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News Last Updated: Mar 7, 2019 - 1:58:02 PM


EU Demands Money Laundering Convictions
By Deandre Williamson, Journal Staff Writer
Mar 7, 2019 - 12:00:53 PM

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Bahamas Press Club Member, broadcast journalist Deandrè Williamson attended the 7th World Conference Against Death Penalty, in Brussels from February 26 to March 1st, 2019. Pictured is European Union Member of Parliament Sven Giegold, who commented on Blacklisting as it relates to The Bahamas.

The Bahamas ‘Stubborn’ with Global Financial Obligations


BRUSSELS, BELGIUM – European Union Member of Parliament Sven Giegold called The Bahamas a “stubborn case” as he insisted that the country must carry out money laundering convictions before the nation can be considered for removal from the European Union’s blacklist.

“According to the figures I have, there are no convictions on The Bahamas because of money laundering,” Giegold, who was in Germany, said during an exclusive Skype interview with The Bahama Journal in Brussels, Belgium.

Last month, The Bahamas was blacklisted by the European Union and labeled as a high-risk jurisdiction for financial crime.  However, the EU wants action from The Bahamas, which includes enforcing the financial services laws.

According to Giegold, all large financial sectors, like The Bahamas, have money-laundering problems and there are globally agreed standards, which are violated by fraudsters and people who have money to hide.

“If in certain jurisdictions, although it has a larger financial place, a larger financial center, and nobody is convicted, that is a clear sign that your regime doesn’t deliver,” Giegold said.  “That is the reason why The Bahamas was seen as a country that has not solved all the problems and this is not about destroying anyone’s business.”

Giegold, who is also the coordinator on the Economic and Monetary Affairs Committee for European Parliament’s Greens Group, pointed out that The Bahamas’ position in the international debate was that the government would fight crime, not money laundering.

 “The position of your government was we will fight drug dealers, we will fight corruption, we will fight trafficking humans and so on, but we will not go after money laundering,” Giegold said, adding that “this is why there is a basically zero positive track record in The Bahamas.”

“This is exactly what is a very unfortunate position because fighting the money coming from crime is one of the most promising levers to fight crime.  So it is not enough to say we fight the original criminality.  We also have to try best to fight dirty money, so that the incentive to do crime is reduced because if you cannot use the money you make with crime, you’ll be less inclined to become criminal.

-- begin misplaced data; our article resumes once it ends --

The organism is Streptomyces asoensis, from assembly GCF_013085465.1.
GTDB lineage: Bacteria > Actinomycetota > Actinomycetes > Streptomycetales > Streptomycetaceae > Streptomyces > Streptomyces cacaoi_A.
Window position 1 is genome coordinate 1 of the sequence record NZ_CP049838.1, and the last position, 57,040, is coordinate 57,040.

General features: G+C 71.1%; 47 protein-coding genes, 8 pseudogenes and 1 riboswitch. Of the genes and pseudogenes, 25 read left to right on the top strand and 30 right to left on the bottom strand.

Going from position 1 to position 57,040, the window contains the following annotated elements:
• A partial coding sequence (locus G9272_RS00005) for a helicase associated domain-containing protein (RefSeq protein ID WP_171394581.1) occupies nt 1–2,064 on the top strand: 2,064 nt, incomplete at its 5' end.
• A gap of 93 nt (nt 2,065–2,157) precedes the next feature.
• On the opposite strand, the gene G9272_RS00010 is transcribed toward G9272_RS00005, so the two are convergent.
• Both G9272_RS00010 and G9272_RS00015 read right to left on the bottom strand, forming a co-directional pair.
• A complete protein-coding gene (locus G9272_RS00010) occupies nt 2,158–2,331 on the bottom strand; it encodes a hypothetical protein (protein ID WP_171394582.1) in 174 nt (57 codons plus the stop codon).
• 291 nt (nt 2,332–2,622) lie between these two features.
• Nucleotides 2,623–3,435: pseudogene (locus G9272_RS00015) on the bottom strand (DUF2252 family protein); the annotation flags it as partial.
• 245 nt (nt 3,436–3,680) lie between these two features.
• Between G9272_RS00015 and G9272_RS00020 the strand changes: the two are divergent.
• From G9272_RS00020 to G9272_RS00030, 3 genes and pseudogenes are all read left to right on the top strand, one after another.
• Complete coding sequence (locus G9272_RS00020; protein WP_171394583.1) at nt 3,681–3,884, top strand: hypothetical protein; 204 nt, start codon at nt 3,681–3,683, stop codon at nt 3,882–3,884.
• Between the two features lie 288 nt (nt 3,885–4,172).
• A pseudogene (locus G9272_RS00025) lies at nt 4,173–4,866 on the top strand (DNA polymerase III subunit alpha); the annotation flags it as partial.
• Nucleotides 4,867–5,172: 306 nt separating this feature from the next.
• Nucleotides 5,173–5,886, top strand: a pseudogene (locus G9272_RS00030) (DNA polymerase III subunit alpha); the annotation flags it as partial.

“This is the reason why there is this global standard and The Bahamas have to show that you are cleaning up your financial sector and convict the fraudsters and close the accounts of those who have dubious track records of where they got the money from.”

The EU’s decision to blacklist The Bahamas was based on an evaluation by the Financial Action Task Force and an additional evaluation by the EU. 

An analysis was made which indicates that The Bahamas has a number of deficiencies in areas such as criminalization and convictions, customer due diligence in the financial sector, customer due diligence in the nonfinancial sector, powers of competent authorities, sanctions, international cooperation, beneficial ownership information, and targeted financial sanctions.

“The Bahamas is a particular stubborn case and that is the result of the evaluation that has been done,” Giegold said.

Earlier this year, Prime Minister Dr. Hubert Minnis and Attorney General Carl Bethel met with members of the European Union in Brussels, Belgium about the country’s involvement in international financial markets. 

According to Giegold, solving the issues behind the analysis is more important than Bahamian politicians visiting Europe for meetings. 

 “For this, we don’t need meetings in Europe,” he said.  “We want to see convictions and effective cooperation.”

Following the EU’s decision to blacklist The Bahamas, Bethel told the Senate that the government has addressed the concerns of the EU, which involves the criminalization of money laundering and terrorist financing by implementing the Proceeds of Crime Act (since 1996) and the Anti-Terrorism Act 2018.
 
Also, Bethel said the customer due diligence and record keeping requirements were addressed in the Financial Transactions Reporting Act 2018, and its predecessor law with the same name, since 2000.

But according to Giegold, passing laws isn’t sufficient, and he explained that The Bahamas must also demonstrate to the public and global community that laws are not only passed, but also applied rigorously.

“This means people who have broken rules such as due diligence, have opened offshore companies for criminal people, that they have to come to justice and the respective financial institutions lose their licenses.  There must be real consequences of these laws and then you are credible,” he said, adding that there are also other measures that must be taken before The Bahamas is clean.

Giegold, who is also an economist with specialization in financial crimes, hopes The Bahamas would work cooperatively with the EU because the EU has no intentions of destroying the country’s financial services sector.  He said the EU just wants The Bahamas to conduct business in accordance with globally agreed rules.

“Our subject is that you are a part of a global financial system, an important financial center, and at the same time do not respect the rules which go with open capital accounts.  That is the basis,” he said.” Our cup of tea is, there are global rules and they have to be enforced regardless who is in government.”

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